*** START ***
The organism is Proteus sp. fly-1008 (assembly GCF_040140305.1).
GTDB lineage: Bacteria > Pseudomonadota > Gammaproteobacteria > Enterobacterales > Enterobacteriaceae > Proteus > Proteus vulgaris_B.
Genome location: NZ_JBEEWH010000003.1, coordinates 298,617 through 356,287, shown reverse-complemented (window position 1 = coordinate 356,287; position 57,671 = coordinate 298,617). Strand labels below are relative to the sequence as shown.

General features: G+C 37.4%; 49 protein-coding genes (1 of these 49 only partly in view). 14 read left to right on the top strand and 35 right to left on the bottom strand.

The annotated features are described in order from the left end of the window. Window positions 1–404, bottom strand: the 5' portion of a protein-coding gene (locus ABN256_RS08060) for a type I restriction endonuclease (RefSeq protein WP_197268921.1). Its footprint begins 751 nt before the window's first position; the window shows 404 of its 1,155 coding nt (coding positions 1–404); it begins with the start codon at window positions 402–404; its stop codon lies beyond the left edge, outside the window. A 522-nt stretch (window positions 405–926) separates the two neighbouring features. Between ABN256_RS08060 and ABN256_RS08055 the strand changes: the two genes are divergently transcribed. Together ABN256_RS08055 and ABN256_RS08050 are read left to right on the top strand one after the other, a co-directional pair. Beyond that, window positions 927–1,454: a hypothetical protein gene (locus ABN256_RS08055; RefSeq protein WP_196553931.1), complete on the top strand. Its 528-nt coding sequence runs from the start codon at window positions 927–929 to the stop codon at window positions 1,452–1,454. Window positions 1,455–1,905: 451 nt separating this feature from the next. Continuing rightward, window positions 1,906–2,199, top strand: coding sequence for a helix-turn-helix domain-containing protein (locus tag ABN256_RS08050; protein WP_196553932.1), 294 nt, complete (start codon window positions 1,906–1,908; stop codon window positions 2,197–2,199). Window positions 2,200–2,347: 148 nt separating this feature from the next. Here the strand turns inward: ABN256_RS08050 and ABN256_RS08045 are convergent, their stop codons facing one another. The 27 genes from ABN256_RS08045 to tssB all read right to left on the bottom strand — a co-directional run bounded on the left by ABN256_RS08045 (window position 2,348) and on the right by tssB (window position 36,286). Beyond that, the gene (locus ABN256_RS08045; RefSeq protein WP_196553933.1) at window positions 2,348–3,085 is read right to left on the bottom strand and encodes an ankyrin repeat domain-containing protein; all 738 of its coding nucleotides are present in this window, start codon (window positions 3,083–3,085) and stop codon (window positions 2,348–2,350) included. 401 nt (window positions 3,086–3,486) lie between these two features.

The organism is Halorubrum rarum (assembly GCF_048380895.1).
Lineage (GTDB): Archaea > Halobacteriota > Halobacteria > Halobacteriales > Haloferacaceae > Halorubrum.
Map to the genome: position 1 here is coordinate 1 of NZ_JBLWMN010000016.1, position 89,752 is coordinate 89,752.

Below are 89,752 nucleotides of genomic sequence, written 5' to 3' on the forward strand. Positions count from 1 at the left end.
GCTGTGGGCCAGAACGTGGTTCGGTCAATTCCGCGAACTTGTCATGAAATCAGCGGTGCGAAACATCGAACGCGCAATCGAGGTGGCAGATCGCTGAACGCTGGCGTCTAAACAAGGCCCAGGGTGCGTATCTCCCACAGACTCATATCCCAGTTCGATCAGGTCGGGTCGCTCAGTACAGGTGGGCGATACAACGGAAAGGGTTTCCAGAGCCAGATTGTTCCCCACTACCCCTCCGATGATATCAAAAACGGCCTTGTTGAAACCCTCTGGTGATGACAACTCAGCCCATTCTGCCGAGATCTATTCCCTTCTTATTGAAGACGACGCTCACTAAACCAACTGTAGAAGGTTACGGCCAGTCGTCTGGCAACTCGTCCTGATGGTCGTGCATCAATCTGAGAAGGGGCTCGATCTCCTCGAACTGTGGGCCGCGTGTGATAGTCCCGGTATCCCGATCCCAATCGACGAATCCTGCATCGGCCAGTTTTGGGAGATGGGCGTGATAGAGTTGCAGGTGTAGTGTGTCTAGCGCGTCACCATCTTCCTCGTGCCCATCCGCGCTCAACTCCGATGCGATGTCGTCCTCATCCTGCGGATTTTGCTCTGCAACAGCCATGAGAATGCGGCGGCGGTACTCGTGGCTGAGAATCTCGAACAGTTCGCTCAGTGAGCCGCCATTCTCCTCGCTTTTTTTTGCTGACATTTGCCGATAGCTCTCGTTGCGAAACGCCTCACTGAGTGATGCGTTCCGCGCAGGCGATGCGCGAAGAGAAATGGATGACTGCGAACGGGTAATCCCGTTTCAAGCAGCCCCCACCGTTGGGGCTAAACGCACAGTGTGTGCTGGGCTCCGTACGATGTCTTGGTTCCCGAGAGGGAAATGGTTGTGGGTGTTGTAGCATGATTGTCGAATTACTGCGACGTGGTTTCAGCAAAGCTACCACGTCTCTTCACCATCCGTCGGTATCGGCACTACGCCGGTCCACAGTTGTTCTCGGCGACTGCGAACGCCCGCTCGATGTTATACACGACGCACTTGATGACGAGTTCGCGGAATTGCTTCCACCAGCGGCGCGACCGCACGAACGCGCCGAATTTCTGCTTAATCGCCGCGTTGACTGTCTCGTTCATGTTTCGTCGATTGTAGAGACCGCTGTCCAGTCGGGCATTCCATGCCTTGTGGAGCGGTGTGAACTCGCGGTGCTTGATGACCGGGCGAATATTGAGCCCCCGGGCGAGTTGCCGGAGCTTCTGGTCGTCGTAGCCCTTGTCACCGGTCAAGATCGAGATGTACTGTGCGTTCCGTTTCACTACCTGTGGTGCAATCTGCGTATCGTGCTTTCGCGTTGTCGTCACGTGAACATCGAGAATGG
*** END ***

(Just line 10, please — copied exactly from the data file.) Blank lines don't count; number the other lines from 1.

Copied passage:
GCTGTGGGCCAGAACGTGGTTCGGTCAATTCCGCGAACTTGTCATGAAATCAGCGGTGCGAAACATCGAACGCGCAATCGAGGTGGCAGATCGCTGAACGCTGGCGTCTAAACAAGGCCCAGGGTGCGTATCTCCCACAGACTCATATCCCAGTTCGATCAGGTCGGGTCGCTCAGTACAGGTGGGCGATACAACGGAAAGGGTTTCCAGAGCCAGATTGTTCCCCACTACCCCTCCGATGATATCAAAAACGGCCTTGTTGAAACCCTCTGGTGATGACAACTCAGCCCATTCTGCCGAGATCTATTCCCTTCTTATTGAAGACGACGCTCACTAAACCAACTGTAGAAGGTTACGGCCAGTCGTCTGGCAACTCGTCCTGATGGTCGTGCATCAATCTGAGAAGGGGCTCGATCTCCTCGAACTGTGGGCCGCGTGTGATAGTCCCGGTATCCCGATCCCAATCGACGAATCCTGCATCGGCCAGTTTTGGGAGATGGGCGTGATAGAGTTGCAGGTGTAGTGTGTCTAGCGCGTCACCATCTTCCTCGTGCCCATCCGCGCTCAACTCCGATGCGATGTCGTCCTCATCCTGCGGATTTTGCTCTGCAACAGCCATGAGAATGCGGCGGCGGTACTCGTGGCTGAGAATCTCGAACAGTTCGCTCAGTGAGCCGCCATTCTCCTCGCTTTTTTTTGCTGACATTTGCCGATAGCTCTCGTTGCGAAACGCCTCACTGAGTGATGCGTTCCGCGCAGGCGATGCGCGAAGAGAAATGGATGACTGCGAACGGGTAATCCCGTTTCAAGCAGCCCCCACCGTTGGGGCTAAACGCACAGTGTGTGCTGGGCTCCGTACGATGTCTTGGTTCCCGAGAGGGAAATGGTTGTGGGTGTTGTAGCATGATTGTCGAATTACTGCGACGTGGTTTCAGCAAAGCTACCACGTCTCTTCACCATCCGTCGGTATCGGCACTACGCCGGTCCACAGTTGTTCTCGGCGACTGCGAACGCCCGCTCGATGTTATACACGACGCACTTGATGACGAGTTCGCGGAATTGCTTCCACCAGCGGCGCGACCGCACGAACGCGCCGAATTTCTGCTTAATCGCCGCGTTGACTGTCTCGTTCATGTTTCGTCGATTGTAGAGACCGCTGTCCAGTCGGGCATTCCATGCCTTGTGGAGCGGTGTGAACTCGCGGTGCTTGATGACCGGGCGAATATTGAGCCCCCGGGCGAGTTGCCGGAGCTTCTGGTCGTCGTAGCCCTTGTCACCGGTCAAGATCGAGATGTACTGTGCGTTCCGTTTCACTACCTGTGGTGCAATCTGCGTATCGTGCTTTCGCGTTGTCGTCACGTGAACATCGAGAATGG